H: We lost to a guy named Jason who randomly joined our race through the San Franciscan streets. Did we complain? Almost. He was in earshot.

FM: There was that eventful Sunday morning prior to your flight to the Island. You mentioned an emotional and physical roller coaster?
H: My birth town is an extremely humid place. Though I’m grateful for the double-sided fans (!!!), the reunited company, the nails done, and the hair as bright as the sun, I had to tap on my back-up energy. I felt like young Anakin Skywalker on the Boonta race. Sandy.

FM: Tell us something mischievous.
H: I ate an entire coconut by myself.
FM: How-
H: I just finished snorkelling and I was famished and parched and both those things were quenched thanks to the sea-side vendor. He was tanned beyond anything.

FM: Did you read the book you packed?
H: A couple of pages, at least. Flights are crushing. Have you ever felt that? It’s like hammering your skull. I really would rather be in a state of dormientes.
Gravity’s a bit of a scary concept, if not, titular in some respects. For instance, I take it for granted when I was on our dingy boat on our way to the reefs. I mean, how does a life-jacket defy it and I can’t jump more than my knee height? Perhaps I should just be a theorist.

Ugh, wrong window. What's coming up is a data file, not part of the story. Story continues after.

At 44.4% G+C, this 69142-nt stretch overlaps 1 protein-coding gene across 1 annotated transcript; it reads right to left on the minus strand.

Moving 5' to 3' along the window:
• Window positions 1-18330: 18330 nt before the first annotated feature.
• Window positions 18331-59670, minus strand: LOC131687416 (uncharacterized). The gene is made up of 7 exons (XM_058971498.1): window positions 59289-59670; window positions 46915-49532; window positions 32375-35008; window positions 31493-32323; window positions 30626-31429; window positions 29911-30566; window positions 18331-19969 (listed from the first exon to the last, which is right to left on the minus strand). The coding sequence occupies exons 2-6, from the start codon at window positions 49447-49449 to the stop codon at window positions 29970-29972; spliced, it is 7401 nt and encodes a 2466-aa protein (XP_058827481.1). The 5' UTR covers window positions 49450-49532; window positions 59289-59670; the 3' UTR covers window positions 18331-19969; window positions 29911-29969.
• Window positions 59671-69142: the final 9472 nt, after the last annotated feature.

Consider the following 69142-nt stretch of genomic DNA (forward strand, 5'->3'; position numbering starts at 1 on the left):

FM: That could be fun! You visited NASA before so you’re a lot closer to that pathway than anything.
H: Ha! I’d rather be a linguist. I am far too in love with Latin and its derivatives more than anything. Which reminds me, my friend lost my ring that one hazy, dark night and he still owes me a new one.

FM: Pub-crawls are dangerous.
H: *snorts* If you’re with the wrong kind of people. Him, he was slightly dangerous (read: ring lost). At least it wasn’t my aquamarine gem stone. And my cousin was with me the whole time. In fact, she directed me and convinced me to come because it was our hoo-ha before the wedding rehearsal the next day. Thank goodness I didn’t sport a headache.

FM: The wedding…

H- takes out her laptop and places it between us. Her eyes were gleaming as she opened up the video and turned the volume up. It was a same-day edit, she said, and she was speechless upon remembering, sitting next to her partnered groomsman (her brother). We couldn’t help but tear-up along with her.

H: I’ve known the couple for the totality of their relationship. I remember the first mentions, the introductions, the shyness and awkwardness. And it blossomed to something so tangibly beautiful that its final beginning at that ceremony truly ripped me apart.

They were made to love each other.